Solid Imagery | PHOTOGRAPHY: Protect Yourselves

PHOTOGRAPHY: Protect Yourselves

November 21, 2016  •  Leave a Comment

The advent of digital files has made a profound effect on distribution of professional photographs.

The client needs the images you took for them quickly, so an emailed or downloaded image has become the norm.

But what happens with that image? Who does it go to other than the recipient once they have received it from you?

An art director, or a graphic designer from a third party organisation? Are they going to treat your image, it’s still YOUR image don’t forget, with the respect it deserves?

Are they going to use it, or part of it, again without your copyright permission, that, my friends is now a real possibility.

And what if you as a photographer are somewhat blasé about the your images?

What if you say ‘I’ve been paid for the work, I’ll let it ride’?

Simply, don’t…ever.

What if you don’t protect your images as all in this digital world? Not even with a copyright notice written into the metadata.

You’d be surprised how many museums we deal with don’t even consider copyrighting the images we produce for them, images which will be placed on their website and actually have an invitation for punters to download free of charge.

So what happens then?

Well, there is an strong argument which says that if there is no copyright notice and your image is bouncing around cyberspace, then it is no longer yours, or may as well not be.

Sure you can put a watermark on the front, but people will still steal it, or you could digitally watermark it, but with 50,000 images or more in my portfolio, how can I protect all of these?

Do you really want that for your work? Do you really want others making money from your work with paying you?

Taylor Swift has used this in the past with pro-photographers, let me see the images of me, she said, before you publish and we’ll let you publish the best, the fee for that? We can use them commission free, i.e, the photographer doesn’t get paid.

Now, if I ask Ms Swift to send me the current tracks she’s working on, and if I like them I’ll listen to them without paying her, just exactly what would she say?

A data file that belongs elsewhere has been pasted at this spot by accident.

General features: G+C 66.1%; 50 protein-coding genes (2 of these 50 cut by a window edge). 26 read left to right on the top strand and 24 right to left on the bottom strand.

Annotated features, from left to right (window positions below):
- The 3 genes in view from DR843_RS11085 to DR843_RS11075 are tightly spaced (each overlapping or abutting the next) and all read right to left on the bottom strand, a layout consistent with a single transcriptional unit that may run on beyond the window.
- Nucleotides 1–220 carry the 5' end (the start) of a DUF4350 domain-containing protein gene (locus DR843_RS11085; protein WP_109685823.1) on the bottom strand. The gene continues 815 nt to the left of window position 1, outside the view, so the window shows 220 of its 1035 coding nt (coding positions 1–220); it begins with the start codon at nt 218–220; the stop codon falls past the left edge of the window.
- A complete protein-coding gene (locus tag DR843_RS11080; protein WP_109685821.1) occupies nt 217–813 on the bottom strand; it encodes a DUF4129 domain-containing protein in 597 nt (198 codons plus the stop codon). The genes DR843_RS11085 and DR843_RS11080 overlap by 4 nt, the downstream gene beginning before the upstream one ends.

Then, there’s Richard Prince, the king of thieves.

Here’s a current headline from his relentless shenanigans:

How Richard Prince Sells Other People’s Instagram Photos for $100,000

Here’s the link

So basically, he trawls the internet, finds an image or YOURS he likes, adds something and sells it as his OWN art.

And he gets away from it mainly because he has earned lots of $100,000 doing this and has the cash to defeat little old you in court.

But now, at last, I have signed up to protect my images, and it’s free up 1000 images.

Now please don’t get me wrong, this is not a sales pitch, it’s just the first time somebody has decided to helps us.

The company is ImageRights International https://www.imagerights.com and they do all the hard work  for you. Upload the images, they don’t even have to be high resolution and you can export directly from Lightroom. Once imntialised, the system immediately and continually searches the web for your image, forever.

If it finds one, it alerts you and give you the option to pursue, they assess it’s chance of legal success and then take legal action on your behalf.

Below is a snapshot of my screen, you can see it’s dead simple to use.

And…

…up to 1000, it’s free.

Why wouldn’t you?

 

 

Jon

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